Make your own free website on Tripod.com

Start/Finish - WASHINGTON DC
Route Maps
ROUND THE WORLD
June 1998 - July 2000

TRAVEL LOGS


Miles Travelled:
Fly = 36000 miles.
Land = 65000 miles.
Boat = 2500 miles.
Walk = 3000 miles.

738 Days.
39 Countries.
Alaska, Canada, Peru, Boliviar, Chile, Argentina, Paraguay, Brazil, Uraguay, South Africa, Namibia, Angola, Botswana, Zimbabwe, Zambia, Malawi, Tanzania, Kenya, Egypt, Greece, Italy, Switzerland, Liechenstein, Austria, Germany, Belgium, France, England, Scotland, Tibet, Nepal, India, Laos, Thailand, Singapore, New Zealand, Australia, Fiji, Cook Islands, Hawaii, USA.
Below you will find 'updates' posted to this site as we progressed through our 2 year journey:

ALASKA: Photo's Map
24th June 98:
Getting ready to leave the DC area this afternoon. Heading NW.

14th July 98 - Haines, Alaska:
We arrived in Haines (South Eastern Alaskan pan handle) yesterday from the Alaskan Ferry from Skagway. We had been in the Skagway area for almost a week. Skagway is the point where the Gold Rush Stampeders started from exactly 100 years earlier. We spent 4 days hiking the Chilkoot Trail which is the route the Stampeders took to get to the gold fields. The hike follows the same footsteps and the trail is littered with relics from the Gold Rush.
Prior to arriving in Skagway we travelled from Northern Virginia almost 5000 miles stopping at Badlands National Park (South Dakota), the Black Hills and Mount Rushmore (South Dakota), The Devils Tower (Wyoming), Custers Last Stand (Montana) and we spent about a week hiking and camping in Banff / Jasper National Park in Alberta, Canada. We then crossed into British Columbia and drove the 1500 miles of the Alaskan - Canadian highway (ALCAN) starting at Watson Lake stopping along the way in the very welcome Laird hotsprings. We turned off the ALCAN just south of Whitehourse and headed into the Alaskan panhandle to visit the Skagway area and then caught the Alaskan State Ferry over to Haines.

23rd July 98 - Fairbanks, Alaska:
After leaving Haines, Alaska we travelled north back into Canada (British Columbia and then Yukon). We spent a couple of days in Kluane National Park. I went for a hike along a valley trail one day and when I was returning in the afternoon I had my first bear encounter!! I was about 8 feet away from a small 1 or 2 year old cub. He was more scared than I was and promptly ran up a tree. I was was more worried where his mother was so backed away and went 1/4 mile back down the trail!!!
We then travelled NW a few more miles back into the "interior" of Alaska. The wether was not too good so we kept on driving untill we got to Denali National Park in the central part of Alaska. We have just finished five days in the park where we did a back country wilderness hike / camp. The hiking is tough, there are no trails, you walk through the bush and on the tundra. A mile feels more like five! But the weather was great and on the third day we hiked up a 6000 feet mountain and had great views of Mount McKinley (Denali as it is know in these parts meaning 'the great one')(which as you know is the highest mountain in North America).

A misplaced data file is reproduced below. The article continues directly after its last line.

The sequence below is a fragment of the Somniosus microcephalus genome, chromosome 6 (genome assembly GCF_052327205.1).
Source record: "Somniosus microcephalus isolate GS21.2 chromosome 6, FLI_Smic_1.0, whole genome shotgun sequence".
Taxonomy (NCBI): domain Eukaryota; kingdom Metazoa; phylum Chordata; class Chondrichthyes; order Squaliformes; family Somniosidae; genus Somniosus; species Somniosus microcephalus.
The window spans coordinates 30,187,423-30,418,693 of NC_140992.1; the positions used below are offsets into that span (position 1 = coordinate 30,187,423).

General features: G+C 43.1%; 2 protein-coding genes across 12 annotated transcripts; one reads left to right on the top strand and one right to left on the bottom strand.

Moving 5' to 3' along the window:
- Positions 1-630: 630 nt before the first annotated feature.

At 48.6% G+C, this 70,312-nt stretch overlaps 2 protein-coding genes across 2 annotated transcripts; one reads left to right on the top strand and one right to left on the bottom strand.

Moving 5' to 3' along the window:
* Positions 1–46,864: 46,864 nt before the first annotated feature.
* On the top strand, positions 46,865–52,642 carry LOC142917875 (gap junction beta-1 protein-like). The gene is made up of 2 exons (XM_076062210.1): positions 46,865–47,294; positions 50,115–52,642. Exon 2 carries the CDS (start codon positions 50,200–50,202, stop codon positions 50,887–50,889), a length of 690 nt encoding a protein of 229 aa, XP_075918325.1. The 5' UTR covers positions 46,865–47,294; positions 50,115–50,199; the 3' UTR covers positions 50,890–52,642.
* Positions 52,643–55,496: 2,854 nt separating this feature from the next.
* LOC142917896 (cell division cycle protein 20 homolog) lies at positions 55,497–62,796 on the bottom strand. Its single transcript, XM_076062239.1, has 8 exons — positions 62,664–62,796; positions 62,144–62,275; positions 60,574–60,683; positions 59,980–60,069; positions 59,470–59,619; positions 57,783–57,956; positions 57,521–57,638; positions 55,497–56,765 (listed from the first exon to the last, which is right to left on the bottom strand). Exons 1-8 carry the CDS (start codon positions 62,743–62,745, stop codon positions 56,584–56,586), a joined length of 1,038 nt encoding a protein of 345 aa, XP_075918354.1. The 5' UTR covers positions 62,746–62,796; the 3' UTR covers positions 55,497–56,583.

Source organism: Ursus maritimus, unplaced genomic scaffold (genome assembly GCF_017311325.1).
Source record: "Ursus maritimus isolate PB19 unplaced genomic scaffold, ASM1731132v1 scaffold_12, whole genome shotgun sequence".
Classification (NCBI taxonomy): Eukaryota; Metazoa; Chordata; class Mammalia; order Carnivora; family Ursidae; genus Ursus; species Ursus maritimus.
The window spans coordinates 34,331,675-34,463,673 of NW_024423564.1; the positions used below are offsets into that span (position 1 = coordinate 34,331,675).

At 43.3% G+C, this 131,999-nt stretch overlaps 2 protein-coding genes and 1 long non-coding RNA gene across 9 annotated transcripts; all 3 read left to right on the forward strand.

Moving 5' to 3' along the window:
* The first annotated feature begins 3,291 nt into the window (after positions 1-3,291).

Today we are in Fairbanks waiting for the rain to stop! And where we go next? Not sure!

7th Aug 98 - Anchorage, Alaska:
After spending a couple of days in the Fairbanks area, including an evening swimming in a full size outdoor pool a few miles south of the artic circle (the water was supplied by a nearbye hot spring!), we travelled south to the port of Valdez. We spent a few days exploring Prince William Sound where we were fortunate to see 20 or so killer whales along with plenty of sea lions, otters and puffins. Glaciers are everywhere in this part of the world. We cuised passed the Columbia glacier which spills out into the sea.
We left Valdez on the Alaskan Ferry to Cordova which is a beautiful little fishing town that is not connected to the road system. There is a 50 mile road that follows the old copper valley railroad which was to have joined one of Alaskas main highways, but the 1964 Valdez earthquake destroyed the existing rail bridges. The road stops at the Million dollar bridge, a four span bridge with the last one collasped into the copper river below. There are some wooden planks that allow you to cross 'at your own risk' - don't even ask - of course we did! Either side of the bridge are two fantastic glaciers, the closest is Childs Glacier which is only 1000 feet across the copper river. It stands 350 feet high and is about 3 miles long. It was great to see football field size chuncks of ice crashing into the copper river below.
After a week exploring the copper river valley region we headed back to Valdez and drove north into the Wrangle-St. Elias National Park where we did some mountain biking up to the old Kennicote copper mines (and more Glaciers).
Today we are in Anchorage, Alaskas biggest city (250k), and we plan to head south onto the Kenai Penninsula.

18th Aug 98 - Homer, Alaska:
We have spent the last 10 days or so down on the Kenai Penninsula (south of Anchorage). For most of last week there was an Alaskan heatwave with blue skies and temperatures souring into the 60's. The Kenai Penninsula is famous for its heavy rain fall, so we were lucky and took full advantage of it!